While receiving aid from Egypt, he finished high school at the age of twenty-four and continued his political education. While in Egypt, he was arrested on at least two occasions for threatening a fellow student and chasing another down the street with a knife, both for political differences. In 1961, he entered Cairo University School of Law, but did not finish his studies there. In 1963, a group of Ba'athist army officers tortured and assassinated General Qassim. This was done on Iraqi television. They also mutilated many of Qassim's devotees and showed their bodies (in close up) on the nightly news for more than one night. Saddam, hearing the news, quickly rushed back to Iraq to become involved in the revolution. And involved, he was, as both an interrigator and torturer at the infamous 'Palace of the End', in the basement of the former palace of King Faisal.
According to reports by Hanna Batatu (a government reporter), Hussein rose quickly through the ranks, due to his extreme efficiency as a torturer. The Ba'athist party split in 1963 and Saddam had supported the 'winner' in the latest party struggle. He was appointed by Michel Aflaq to be a member of the Baath Regional Command. In 1964, Hussein was jailed by some 'rightist' military officers who opposed the Ba'athist takeover. Through other political influence provided by his older cousin, General Ahmad Hassan al-Bakr, Hussein became deputy Secretary-General of the Ba'athists in 1966.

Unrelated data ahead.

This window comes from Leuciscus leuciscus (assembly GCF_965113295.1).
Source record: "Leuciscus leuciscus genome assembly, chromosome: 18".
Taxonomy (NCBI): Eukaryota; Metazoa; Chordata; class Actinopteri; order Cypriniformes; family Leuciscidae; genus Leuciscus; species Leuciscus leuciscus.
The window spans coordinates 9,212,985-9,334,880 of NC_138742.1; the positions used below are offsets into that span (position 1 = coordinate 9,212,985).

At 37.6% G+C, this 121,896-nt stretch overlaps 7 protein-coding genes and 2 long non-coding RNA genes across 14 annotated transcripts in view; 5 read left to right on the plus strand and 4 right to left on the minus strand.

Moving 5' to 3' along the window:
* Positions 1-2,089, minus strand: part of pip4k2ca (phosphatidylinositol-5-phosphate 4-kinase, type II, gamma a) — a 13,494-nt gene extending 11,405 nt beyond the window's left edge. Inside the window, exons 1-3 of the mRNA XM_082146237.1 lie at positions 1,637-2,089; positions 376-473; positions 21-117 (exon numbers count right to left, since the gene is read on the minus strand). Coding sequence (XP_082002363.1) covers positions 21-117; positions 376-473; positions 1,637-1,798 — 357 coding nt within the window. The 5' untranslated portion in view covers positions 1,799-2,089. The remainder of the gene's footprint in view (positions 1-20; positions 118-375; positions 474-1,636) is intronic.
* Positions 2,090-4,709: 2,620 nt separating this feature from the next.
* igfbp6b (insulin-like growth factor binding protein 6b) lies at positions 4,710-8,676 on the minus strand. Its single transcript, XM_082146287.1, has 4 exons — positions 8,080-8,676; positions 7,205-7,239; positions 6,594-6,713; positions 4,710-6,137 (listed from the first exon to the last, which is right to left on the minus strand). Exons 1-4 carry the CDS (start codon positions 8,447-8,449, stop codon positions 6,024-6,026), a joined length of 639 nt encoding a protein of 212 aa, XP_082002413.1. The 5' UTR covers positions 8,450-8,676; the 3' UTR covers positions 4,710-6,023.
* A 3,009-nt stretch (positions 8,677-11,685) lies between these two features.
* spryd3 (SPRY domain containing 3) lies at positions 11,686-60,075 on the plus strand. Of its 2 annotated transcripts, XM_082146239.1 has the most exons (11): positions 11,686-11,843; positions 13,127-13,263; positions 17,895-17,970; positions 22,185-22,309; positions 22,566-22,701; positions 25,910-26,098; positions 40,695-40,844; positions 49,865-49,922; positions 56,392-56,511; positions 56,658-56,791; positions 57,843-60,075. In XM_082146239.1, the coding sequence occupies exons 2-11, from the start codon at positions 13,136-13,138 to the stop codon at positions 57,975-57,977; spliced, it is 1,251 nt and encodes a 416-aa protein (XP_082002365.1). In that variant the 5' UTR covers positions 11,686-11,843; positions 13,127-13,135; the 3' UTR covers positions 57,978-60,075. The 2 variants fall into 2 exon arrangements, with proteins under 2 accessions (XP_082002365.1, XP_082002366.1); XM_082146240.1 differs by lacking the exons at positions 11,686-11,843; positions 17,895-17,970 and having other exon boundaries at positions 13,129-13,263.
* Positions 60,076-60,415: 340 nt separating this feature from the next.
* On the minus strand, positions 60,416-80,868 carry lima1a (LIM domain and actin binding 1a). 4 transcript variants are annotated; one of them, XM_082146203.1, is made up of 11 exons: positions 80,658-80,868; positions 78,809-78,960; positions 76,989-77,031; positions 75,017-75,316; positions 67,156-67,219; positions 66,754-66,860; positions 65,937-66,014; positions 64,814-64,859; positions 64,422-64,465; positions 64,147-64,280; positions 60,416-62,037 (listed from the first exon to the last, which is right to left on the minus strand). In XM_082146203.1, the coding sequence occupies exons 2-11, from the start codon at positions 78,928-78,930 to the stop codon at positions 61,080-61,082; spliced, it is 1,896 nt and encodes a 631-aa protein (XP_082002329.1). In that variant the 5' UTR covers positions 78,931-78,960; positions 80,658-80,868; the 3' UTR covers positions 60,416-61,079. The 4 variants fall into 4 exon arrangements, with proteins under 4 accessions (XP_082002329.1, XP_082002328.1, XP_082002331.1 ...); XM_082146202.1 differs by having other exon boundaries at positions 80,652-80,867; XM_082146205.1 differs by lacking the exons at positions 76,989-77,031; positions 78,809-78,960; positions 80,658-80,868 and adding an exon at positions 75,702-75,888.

In 1966, Hussein escaped from prison and set up a Ba'athist internal party security system known as the Jihaz Haneen. It was to serve as the continuation of his political and real rise to power in Iraq. In 1968, another major upheaval in Iraq gave Hussein the greatest opportunity for further advancement; his mentor, General Bakr and the Ba'athist seized the government. Hussein was made Deputy Chairman of the Revolutionary Command Council, in charge of internal security.
At the age of thirty-one he had acquired what could have been deemed the number two spot in the Ba'athist party. He would continue in the position for approximately the next ten years. During that time, he would continue to consolidate his power by appointing numerous family members to positions of authority in the Iraqi government. In his position of Deputy in Charge of Internal Security, he built an enormous security apparatus and had spies and informers everywhere in the circles of power in Iraq.
During this time, Hussein also began to accumulate the wealth and position that he so relished as a poor sheep-herder in the desert of al-Auja. He and his family, now firmly entrenched in the infrastructure of the country, began to control the country's oil and other industrial enterprises. With the help of his security network and several personal assassins, Hussein took control of many of the nation's leading businesses.